Those with any degree of interest in Italian football will have had an eye on de Paul since he first pulled on the black and white. However it is in the last three years that he has truly begun to push back the envelope on his potential.
The summer of 2020 saw the first major interest in the Argentine. Leeds United, promoted back to the Premier League, were within reach of securing his purchase. It seemed a perfect match. Marcelo Bielsa’s aggressive vertical style was in need of a direct central carrer. De Paul was the perfect template. Yet the move fell through despite enormous interest from the player himself.
Few moulds of player command the respect nor aclaim as the progressive central midfielder. The likes of Tanguy Ndombele, Ryan Gravenberch and Amadou Haidara are testament to this. De Paul has a few years of experience on these young talents, and would immediately improve a host of clubs across all levels.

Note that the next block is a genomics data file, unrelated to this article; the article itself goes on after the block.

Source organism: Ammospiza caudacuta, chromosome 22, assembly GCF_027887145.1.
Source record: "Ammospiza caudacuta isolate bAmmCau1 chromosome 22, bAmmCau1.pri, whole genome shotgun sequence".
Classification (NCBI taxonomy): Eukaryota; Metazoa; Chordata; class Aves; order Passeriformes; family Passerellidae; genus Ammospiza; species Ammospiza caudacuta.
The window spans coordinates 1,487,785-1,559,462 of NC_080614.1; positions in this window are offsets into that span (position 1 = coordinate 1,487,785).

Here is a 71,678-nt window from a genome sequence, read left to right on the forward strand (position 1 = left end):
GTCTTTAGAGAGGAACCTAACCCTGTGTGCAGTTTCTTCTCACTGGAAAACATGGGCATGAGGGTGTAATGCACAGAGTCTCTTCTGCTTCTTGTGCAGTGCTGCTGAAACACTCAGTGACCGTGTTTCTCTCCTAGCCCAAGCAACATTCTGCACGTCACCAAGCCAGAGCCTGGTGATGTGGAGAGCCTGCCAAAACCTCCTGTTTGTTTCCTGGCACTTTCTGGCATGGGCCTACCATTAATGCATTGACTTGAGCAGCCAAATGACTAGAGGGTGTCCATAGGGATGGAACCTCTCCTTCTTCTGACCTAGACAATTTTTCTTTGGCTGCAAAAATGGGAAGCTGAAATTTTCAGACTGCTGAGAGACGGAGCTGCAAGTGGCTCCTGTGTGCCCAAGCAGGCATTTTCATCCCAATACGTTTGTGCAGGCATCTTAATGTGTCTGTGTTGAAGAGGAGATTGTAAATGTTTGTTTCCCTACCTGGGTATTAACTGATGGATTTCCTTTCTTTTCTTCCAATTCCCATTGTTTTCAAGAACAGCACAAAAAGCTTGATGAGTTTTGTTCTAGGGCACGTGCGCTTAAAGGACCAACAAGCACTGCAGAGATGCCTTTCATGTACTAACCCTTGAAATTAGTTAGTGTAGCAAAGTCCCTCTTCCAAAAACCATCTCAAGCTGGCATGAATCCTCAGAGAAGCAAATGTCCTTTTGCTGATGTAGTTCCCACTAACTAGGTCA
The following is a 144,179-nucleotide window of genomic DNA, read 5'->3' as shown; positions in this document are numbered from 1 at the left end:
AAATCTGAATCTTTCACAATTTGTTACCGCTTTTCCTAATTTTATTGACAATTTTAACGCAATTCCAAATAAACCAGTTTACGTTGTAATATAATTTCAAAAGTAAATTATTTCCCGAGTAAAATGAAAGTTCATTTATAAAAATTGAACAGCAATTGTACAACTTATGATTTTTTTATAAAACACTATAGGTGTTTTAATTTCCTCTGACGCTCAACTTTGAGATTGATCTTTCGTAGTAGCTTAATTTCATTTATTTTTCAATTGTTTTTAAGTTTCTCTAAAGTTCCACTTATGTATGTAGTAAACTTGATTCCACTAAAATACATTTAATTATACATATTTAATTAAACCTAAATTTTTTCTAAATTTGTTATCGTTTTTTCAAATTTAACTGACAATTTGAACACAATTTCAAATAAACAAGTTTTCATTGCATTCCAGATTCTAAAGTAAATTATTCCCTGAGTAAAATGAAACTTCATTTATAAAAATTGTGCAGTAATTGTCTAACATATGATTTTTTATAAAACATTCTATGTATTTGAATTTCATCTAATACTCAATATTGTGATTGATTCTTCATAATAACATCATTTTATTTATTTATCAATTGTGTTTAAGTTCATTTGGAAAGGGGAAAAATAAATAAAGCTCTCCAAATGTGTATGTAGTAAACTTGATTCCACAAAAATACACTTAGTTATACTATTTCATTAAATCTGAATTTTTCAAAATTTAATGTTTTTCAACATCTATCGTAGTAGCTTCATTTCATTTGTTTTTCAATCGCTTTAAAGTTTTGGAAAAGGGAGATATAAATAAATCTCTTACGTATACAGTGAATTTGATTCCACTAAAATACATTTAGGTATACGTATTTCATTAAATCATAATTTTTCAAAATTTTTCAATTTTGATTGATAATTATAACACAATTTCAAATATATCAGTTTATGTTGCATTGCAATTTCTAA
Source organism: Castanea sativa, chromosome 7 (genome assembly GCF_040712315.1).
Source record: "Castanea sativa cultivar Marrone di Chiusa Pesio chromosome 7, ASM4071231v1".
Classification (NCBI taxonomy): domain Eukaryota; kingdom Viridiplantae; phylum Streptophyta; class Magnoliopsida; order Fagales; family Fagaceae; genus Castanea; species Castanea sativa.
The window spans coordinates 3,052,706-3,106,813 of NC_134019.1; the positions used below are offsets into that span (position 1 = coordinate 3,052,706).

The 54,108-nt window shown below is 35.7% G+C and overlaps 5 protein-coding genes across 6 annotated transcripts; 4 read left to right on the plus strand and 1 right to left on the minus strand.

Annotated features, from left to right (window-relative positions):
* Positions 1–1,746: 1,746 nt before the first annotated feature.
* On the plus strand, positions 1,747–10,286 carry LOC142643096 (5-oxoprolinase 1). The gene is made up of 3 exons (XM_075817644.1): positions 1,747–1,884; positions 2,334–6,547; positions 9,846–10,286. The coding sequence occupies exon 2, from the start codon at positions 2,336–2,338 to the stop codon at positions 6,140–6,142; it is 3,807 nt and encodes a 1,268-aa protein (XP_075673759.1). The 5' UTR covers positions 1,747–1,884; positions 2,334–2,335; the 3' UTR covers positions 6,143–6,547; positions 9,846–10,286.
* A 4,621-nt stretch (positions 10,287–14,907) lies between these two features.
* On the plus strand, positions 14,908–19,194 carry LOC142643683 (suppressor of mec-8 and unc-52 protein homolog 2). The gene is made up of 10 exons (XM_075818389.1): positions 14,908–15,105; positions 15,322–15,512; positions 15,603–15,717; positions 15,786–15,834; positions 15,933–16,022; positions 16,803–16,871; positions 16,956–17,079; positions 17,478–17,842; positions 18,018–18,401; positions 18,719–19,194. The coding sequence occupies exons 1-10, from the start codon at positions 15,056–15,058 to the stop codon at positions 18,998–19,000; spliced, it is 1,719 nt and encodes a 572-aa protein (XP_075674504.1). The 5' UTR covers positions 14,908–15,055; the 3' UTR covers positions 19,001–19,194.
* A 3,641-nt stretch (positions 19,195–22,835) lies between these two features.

The snobbery that occurs amongst the top clubs’ recruitment in recent years has long been staggering. Were the likes of Arsenal to look beyond the tried and tested names they so frequently resort to, they might move into more promising pastures.
Why is de Paul still at Udinese?
There once was a time where a star of a mid-table club would have to merely bide their time. The hungry, ambitious nature of the clubs above them would surely see them move. Yet recent years have seen a reticence from the bigger teams to ‘poach’ talent in this way.
It may be that they are unsure how their output will translate. It is one thing to perform at exceptional levels in a lesser team, where your talent shines brighter, and the play is channelled through constantly.
See Jack Grealish at Aston Villa. Wilfred Zaha at Crystal Palace. Domenico Berardi at Sassuolo. Each are their team’s talisman, responsible for the team’s attacking function (Sassuolo less so than the other two clubs).
The same may be said for Rodrigo de Paul. His numbers are too good to ignore. He is clearly a brilliant midfielder, both in a creative and a progressive sense. Yet would this be the case in a team where he was not the dominant talent?
This seems a redundant argument, yet it is the only one that makes sense. Whoever does take the plunge on the Argentine will be the envy of their competitors. It will be begged as to why others didn’t.
The loudest dog may be afforded less attention. Yet it may also be the one with most to say, exclaiming its’ case to be heard.
This is Rodrigo de Paul. It is time to loosen his leash.